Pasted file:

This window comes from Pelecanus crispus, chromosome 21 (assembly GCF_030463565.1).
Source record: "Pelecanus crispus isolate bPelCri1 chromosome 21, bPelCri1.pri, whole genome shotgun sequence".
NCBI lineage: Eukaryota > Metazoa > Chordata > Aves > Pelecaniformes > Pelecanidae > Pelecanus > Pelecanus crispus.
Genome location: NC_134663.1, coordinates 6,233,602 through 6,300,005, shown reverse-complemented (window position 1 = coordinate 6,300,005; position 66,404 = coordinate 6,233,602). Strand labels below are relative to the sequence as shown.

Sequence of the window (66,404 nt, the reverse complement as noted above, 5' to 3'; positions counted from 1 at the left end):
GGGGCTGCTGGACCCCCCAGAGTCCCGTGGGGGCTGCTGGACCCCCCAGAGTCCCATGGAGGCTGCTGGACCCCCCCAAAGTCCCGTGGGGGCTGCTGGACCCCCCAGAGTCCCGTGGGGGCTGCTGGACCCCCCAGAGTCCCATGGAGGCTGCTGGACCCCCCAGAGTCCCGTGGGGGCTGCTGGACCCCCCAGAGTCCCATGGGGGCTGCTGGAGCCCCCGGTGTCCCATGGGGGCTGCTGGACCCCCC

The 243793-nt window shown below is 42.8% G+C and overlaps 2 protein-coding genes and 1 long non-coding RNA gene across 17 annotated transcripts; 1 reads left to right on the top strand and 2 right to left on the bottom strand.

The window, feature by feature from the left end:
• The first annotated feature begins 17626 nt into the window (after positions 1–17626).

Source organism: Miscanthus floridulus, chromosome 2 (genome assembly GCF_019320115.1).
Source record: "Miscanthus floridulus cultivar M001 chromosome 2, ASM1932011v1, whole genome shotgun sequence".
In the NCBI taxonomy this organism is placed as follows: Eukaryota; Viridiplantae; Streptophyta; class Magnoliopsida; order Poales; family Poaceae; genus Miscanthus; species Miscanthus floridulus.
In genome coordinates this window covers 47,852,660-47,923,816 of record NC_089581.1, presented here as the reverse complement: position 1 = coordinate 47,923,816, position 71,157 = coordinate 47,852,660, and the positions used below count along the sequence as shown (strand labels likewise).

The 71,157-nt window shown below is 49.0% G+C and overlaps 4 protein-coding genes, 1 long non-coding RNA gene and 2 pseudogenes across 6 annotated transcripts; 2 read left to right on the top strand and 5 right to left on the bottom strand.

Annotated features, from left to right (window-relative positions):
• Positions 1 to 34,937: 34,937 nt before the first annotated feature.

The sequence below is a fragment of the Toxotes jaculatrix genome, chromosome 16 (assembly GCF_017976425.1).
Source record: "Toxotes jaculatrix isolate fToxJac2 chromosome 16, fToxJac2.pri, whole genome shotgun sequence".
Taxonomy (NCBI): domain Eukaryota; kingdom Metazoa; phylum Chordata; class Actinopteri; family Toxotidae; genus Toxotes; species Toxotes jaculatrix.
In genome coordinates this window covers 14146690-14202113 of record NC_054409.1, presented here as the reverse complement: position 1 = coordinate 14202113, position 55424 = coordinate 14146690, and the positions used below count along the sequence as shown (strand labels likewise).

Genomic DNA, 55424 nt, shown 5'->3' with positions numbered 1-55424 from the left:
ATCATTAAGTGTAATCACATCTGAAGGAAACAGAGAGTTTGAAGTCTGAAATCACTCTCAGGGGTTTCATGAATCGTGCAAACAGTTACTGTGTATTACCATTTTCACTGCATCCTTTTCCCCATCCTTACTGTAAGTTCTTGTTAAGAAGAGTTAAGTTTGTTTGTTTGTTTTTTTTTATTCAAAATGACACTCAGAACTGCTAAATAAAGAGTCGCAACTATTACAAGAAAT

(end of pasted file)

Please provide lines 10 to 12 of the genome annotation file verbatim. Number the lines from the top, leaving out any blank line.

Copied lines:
Source organism: Miscanthus floridulus, chromosome 2 (genome assembly GCF_019320115.1).
Source record: "Miscanthus floridulus cultivar M001 chromosome 2, ASM1932011v1, whole genome shotgun sequence".
In the NCBI taxonomy this organism is placed as follows: Eukaryota; Viridiplantae; Streptophyta; class Magnoliopsida; order Poales; family Poaceae; genus Miscanthus; species Miscanthus floridulus.